Net gain on investments in the segment was $25.4 million, down from $53.8 million in the prior quarter.

Net gain on CRT investments for the quarter was $30.8 million, compared to $53.1 million in the prior quarter, and included $3.6 million in valuation-related losses driven by credit spread widening on seasoned CRT investments. The prior quarter included $20.4 million in valuation-related gains related to credit spread tightening. Net gain on CRT investments also included $35.3 million in realized gains and carry, up from $33.6 million in the prior quarter. Recognized losses of $0.9 million were flat from the prior quarter, reflecting portfolio seasoning and in line with expectations.

PMT’s distressed mortgage loan portfolio generated realized and unrealized losses totaling $5.5 million, compared to gains of $0.5 million in the prior quarter. Fair value losses on performing loans in the distressed portfolio were $1.8 million, while fair value losses on nonperforming loans were $4.3 million, driven by forecasts for slower home price appreciation and higher expected resolution costs. The distressed mortgage loan portfolio also generated realized gains related to payoffs and loan sales of $0.7 million.

Net interest expense for the segment totaled $4.3 million, compared to $3.8 million in the prior quarter. Interest income totaled $9.6 million, up from $8.3 million in the prior quarter, driven by a larger CRT investment. Interest expense totaled $14.0 million, up from $12.0 million in the prior quarter, driven by increased financing costs related to the larger CRT investment.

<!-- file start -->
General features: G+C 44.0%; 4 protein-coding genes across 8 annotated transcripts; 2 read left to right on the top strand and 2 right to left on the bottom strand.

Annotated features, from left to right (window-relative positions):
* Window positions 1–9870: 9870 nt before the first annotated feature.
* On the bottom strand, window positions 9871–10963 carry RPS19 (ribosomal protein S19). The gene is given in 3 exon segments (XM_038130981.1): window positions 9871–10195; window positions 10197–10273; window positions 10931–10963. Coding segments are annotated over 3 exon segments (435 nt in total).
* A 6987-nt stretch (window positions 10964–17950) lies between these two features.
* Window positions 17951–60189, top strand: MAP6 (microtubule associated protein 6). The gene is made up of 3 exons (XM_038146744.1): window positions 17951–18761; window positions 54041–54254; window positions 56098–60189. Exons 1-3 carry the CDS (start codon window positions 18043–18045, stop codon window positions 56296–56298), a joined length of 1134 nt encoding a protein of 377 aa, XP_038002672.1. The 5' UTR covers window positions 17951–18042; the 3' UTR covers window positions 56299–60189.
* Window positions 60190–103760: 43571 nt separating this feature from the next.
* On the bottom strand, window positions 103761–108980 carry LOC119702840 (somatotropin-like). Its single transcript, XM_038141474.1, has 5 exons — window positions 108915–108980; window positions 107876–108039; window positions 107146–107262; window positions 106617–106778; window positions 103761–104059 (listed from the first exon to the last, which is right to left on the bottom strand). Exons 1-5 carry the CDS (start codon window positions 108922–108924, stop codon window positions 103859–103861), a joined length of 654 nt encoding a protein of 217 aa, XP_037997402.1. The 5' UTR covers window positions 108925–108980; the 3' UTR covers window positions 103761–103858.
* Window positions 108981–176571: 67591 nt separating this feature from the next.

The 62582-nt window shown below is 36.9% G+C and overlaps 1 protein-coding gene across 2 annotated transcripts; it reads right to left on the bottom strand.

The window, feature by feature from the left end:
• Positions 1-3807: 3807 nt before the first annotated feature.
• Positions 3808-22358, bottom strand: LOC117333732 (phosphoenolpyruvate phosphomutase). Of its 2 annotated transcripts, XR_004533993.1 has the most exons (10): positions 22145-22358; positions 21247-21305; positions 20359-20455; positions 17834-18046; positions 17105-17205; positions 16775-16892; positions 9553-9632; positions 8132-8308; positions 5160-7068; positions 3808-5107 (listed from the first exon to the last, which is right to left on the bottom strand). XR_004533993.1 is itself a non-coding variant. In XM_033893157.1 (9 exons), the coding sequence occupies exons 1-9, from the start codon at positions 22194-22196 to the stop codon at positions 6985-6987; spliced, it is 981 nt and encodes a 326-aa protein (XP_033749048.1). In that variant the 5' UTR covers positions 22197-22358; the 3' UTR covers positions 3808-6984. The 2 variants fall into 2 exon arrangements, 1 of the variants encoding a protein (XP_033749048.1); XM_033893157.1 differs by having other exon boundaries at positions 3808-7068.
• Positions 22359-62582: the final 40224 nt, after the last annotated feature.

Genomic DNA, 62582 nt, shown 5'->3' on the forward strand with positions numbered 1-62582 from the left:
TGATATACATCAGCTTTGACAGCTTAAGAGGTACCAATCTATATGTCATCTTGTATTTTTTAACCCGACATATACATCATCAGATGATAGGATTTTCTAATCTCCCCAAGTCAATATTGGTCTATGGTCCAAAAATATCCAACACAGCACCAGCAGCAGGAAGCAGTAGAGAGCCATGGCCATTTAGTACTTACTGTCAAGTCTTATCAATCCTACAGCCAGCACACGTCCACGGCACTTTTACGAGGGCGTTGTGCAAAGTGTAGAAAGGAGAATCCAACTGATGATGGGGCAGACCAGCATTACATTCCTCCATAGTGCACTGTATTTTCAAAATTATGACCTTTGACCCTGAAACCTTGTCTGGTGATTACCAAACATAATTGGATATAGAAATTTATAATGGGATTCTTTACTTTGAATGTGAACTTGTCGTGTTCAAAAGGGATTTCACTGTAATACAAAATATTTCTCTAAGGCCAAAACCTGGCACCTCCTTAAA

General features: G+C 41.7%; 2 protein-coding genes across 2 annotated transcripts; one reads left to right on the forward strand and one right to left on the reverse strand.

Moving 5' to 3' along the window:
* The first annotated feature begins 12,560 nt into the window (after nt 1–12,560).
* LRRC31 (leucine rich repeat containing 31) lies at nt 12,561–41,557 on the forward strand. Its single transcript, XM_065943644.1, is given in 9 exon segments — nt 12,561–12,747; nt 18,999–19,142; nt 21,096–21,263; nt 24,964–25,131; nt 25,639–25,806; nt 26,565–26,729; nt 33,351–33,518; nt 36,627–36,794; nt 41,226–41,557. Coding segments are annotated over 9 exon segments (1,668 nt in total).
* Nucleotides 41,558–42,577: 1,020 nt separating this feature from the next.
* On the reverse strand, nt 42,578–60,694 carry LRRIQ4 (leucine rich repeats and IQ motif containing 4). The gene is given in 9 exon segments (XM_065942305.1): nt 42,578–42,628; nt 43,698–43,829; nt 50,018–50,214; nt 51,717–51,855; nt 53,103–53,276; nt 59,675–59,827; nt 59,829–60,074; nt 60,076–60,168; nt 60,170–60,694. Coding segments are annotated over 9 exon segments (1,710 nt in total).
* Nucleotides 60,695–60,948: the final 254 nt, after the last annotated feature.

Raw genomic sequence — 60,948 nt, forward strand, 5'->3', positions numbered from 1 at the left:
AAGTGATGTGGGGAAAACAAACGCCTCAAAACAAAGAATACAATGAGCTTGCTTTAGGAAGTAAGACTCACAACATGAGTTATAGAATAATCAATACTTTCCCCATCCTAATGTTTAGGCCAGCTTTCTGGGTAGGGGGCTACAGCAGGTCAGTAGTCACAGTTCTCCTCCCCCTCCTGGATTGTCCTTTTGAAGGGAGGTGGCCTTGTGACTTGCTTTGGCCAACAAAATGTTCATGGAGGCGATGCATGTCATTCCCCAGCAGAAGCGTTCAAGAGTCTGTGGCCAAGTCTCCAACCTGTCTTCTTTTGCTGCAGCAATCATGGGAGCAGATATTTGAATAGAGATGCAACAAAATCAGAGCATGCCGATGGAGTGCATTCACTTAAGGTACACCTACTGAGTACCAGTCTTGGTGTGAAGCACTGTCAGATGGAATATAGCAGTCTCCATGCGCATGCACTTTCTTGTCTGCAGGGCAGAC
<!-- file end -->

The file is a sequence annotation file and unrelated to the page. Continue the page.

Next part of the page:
Other investment income in the segment was $3.3 million, compared to a loss of $30,000 in the prior quarter, driven by the continued liquidation of the real estate acquired in the settlement of loans (REO) portfolio and seasonal factors. At quarter end, PMT’s inventory of REO properties totaled $97.8 million, up from $72.2 million at March 31, 2019. The increase was driven by a reclassification of certain properties previously held for investment to the REO portfolio.

Segment expenses were $2.8 million, essentially unchanged from the prior quarter.

Interest Rate Sensitive Strategies Segment

The Interest Rate Sensitive Strategies segment includes results from investments in MSRs, ESS, Agency MBS, non-Agency senior MBS and interest rate hedges. Pretax loss for the segment was $1.9 million on revenues of $9.6 million, compared to pretax income of $0.8 million on revenues of $11.2 million in the prior quarter. The segment includes investments that typically have offsetting fair value exposures to changes in interest rates. For example, in a period with decreasing interest rates, MSRs and ESS typically decrease in fair value whereas Agency MBS typically increase in value.